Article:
Chances are you don’t recognize the name Abraham Polonsky. That’s no surprise. Polonsky (1910-1999) was one of the all-time Hollywood might-have-beens — no, worse than that, ought-to-have-beens. Nominated for a screenwriting Oscar in 1948, for the boxing picture “Body and Soul,” he directed his first movie that year, “Force of Evil.” He co-wrote it, too. At once gangster picture, film noir, character study, and populist polemic, it’s one of those rare films that’s truly unclassifiable. Owing to the Hollywood blacklist, Polonsky never got the chance to enlarge its genre of one. He didn’t direct again until 1969, with the revisionist western “Tell Them Willie Boy Is Here.” By then the movies had changed, so had the times, and Polonsky made three. An exceptional talent went unfulfilled.
Martin Scorsese, who’s said that “Force of Evil” helped shape “Mean Streets,” “Raging Bull,” and “GoodFellas,” has called the interruption of Polonsky’s career “one of the great losses to American film and world cinema.” That’s something of an exaggeration. Jean Vigo dying at 29, that’s a great loss. But anyone who watches “Body and Soul” and “Force of Evil,” which Olive Films releases on DVD and Blu-ray Tuesday, can see what Scorsese was driving at.
Both films star John Garfield. Garfield came out of New York’s Group Theatre, whose dedication to naturalistic, Stanislavskian acting, and left-wing politics deeply informs both films.
The playwright most associated with the Group Theatre was Clifford Odets. Polonsky was Odets with the fat (and pretense) cut away but the pulpy verve and Yiddishe energy very much intact. There’s a jazziness to Polonsky’s writing. The dialogue is often overripe, but with a compensatory snap, crackle, and bop. Not even Odets ever wrote consecutive sentences as pungent (or mathematical) as the ones a boxing kingpin gets off in “Body and Soul”: “Everything is addition or subtraction. The rest is just conversation.”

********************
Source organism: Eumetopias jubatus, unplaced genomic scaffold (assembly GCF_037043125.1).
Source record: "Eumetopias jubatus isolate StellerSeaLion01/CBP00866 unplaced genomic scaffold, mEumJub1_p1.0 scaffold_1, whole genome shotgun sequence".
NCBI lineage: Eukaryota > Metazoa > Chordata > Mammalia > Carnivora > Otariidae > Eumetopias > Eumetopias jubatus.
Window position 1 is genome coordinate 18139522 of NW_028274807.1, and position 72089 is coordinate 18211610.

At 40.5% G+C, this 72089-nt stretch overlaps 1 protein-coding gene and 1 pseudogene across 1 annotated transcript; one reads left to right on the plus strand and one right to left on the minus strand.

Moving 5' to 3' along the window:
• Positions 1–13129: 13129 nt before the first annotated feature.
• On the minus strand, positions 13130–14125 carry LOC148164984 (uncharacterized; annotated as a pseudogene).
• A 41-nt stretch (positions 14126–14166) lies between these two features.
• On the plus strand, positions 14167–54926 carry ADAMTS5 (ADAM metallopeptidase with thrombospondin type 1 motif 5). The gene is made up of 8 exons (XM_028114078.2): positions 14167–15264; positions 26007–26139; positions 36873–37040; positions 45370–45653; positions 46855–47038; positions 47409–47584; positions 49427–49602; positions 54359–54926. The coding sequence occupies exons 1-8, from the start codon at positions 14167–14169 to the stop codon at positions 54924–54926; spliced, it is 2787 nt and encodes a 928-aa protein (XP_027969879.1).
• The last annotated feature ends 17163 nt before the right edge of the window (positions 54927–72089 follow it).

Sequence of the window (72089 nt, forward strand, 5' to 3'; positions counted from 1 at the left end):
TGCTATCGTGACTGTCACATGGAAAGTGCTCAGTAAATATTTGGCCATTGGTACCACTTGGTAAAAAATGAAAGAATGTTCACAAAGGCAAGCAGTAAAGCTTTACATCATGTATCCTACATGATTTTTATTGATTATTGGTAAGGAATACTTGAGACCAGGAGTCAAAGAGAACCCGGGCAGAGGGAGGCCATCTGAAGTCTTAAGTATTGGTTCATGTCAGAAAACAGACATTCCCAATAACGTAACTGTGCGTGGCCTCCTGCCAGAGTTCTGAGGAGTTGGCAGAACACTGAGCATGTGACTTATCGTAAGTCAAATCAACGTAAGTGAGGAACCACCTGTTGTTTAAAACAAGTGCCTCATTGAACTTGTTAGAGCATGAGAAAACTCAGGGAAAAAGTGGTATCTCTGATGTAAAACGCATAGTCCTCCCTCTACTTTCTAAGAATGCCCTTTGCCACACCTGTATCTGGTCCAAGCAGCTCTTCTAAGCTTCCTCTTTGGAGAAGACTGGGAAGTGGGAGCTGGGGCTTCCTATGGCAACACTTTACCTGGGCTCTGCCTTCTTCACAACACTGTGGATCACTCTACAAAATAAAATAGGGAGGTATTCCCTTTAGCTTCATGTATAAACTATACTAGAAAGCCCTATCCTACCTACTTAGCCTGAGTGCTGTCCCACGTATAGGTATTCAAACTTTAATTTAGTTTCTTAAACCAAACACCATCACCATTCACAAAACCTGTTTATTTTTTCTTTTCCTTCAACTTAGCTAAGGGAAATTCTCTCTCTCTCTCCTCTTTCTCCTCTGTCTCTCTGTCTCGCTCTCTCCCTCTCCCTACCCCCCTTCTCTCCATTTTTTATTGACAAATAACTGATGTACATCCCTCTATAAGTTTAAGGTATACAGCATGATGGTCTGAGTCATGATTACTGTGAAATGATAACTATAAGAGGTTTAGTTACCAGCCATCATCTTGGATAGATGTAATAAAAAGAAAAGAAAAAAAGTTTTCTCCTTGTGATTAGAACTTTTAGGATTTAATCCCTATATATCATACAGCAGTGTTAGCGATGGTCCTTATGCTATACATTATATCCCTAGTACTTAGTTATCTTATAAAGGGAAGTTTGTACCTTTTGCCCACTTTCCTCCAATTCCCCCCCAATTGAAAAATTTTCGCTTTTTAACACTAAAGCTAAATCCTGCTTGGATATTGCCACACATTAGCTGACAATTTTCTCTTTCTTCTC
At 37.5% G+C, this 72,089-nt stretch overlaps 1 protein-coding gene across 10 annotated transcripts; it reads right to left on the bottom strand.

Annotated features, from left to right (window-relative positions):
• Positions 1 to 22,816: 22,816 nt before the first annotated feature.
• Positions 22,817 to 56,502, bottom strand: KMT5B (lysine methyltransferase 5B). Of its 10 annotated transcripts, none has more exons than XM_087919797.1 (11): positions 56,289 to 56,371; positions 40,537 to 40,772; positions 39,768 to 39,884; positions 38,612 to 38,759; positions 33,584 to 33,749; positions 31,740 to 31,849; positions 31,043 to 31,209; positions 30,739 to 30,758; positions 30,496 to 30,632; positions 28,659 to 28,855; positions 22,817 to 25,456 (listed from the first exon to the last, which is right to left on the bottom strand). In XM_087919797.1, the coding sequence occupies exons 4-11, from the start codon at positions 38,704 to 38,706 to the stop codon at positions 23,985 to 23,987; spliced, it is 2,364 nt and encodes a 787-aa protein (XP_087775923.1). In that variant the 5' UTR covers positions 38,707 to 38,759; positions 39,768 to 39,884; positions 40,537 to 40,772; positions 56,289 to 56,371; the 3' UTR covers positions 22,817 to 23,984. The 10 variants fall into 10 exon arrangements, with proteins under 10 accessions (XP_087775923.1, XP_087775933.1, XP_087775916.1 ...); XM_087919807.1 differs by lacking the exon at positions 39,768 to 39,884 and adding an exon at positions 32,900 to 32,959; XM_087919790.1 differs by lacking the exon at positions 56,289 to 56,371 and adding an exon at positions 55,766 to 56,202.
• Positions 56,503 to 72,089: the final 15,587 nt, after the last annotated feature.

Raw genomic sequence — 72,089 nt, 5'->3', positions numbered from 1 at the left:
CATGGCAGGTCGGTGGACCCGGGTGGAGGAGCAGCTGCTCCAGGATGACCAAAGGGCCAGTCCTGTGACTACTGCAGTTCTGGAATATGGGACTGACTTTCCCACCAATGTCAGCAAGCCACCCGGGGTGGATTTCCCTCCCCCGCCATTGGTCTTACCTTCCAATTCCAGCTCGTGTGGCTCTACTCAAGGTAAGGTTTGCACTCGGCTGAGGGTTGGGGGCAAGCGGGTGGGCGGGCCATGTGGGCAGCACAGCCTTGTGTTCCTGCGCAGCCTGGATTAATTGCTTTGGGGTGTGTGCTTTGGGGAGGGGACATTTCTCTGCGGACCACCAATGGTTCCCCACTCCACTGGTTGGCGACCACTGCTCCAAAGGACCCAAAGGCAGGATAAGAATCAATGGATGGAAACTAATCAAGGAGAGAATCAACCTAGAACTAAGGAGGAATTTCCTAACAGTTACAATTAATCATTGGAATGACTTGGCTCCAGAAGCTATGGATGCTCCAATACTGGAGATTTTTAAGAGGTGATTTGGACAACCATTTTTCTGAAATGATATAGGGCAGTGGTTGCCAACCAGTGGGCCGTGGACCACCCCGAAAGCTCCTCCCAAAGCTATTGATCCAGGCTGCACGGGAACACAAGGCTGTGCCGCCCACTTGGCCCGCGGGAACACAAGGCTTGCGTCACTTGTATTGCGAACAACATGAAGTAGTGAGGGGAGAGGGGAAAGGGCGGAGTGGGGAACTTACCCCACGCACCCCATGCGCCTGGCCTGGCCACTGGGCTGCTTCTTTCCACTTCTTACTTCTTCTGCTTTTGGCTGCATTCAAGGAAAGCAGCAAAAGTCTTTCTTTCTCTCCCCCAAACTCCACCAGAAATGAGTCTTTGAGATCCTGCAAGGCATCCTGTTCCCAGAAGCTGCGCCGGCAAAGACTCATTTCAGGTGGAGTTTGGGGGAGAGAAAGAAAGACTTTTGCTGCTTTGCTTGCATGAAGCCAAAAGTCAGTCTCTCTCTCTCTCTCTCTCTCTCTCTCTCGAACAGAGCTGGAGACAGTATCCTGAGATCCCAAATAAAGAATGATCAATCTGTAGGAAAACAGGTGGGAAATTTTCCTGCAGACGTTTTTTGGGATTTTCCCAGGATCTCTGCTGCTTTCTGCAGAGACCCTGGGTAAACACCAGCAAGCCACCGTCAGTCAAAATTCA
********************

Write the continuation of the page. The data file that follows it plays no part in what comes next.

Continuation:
Not quite as harsh, but every bit as quotable, is this observation from a manager: “Kids win this and that every day, thousands of them. One out of a hundred fights professionally, one out of a thousand’s worth watching, one in a million’s worth coffee and doughnuts.” William Conrad (a man who knew his doughnuts) plays the manager. Good as those lines are, they’re even better intoned in that braised-magma voice of his.
The fighter Conrad manages is, of course, Garfield. “I forbid!” his mother says when his character, Charlie, announces he wants to go professional. “Better to buy a gun and shoot yourself!” Polonsky gives Garfield the final word. “You need money to buy a gun.” Quick with his mouth, and even quicker with his fists, Charlie’s bright, all right — but nowhere near as bright as he thinks he is. He’s as much chump as champ — something it takes him the whole movie to realize.
Although it’s Polonsky’s dialogue that stands out, he also came up with an elaborate flashback structure (which sets up Garfield’s knockout exit line, “What are you going to do, kill me? Everybody dies”) and several highly imaginative touches. That bit in “Raiders of the Lost Ark” where Karen Allen tends to Harrison Ford’s wounds by kissing them? It’s a direct steal from Polonsky, who has Lilli Palmer do it to Garfield.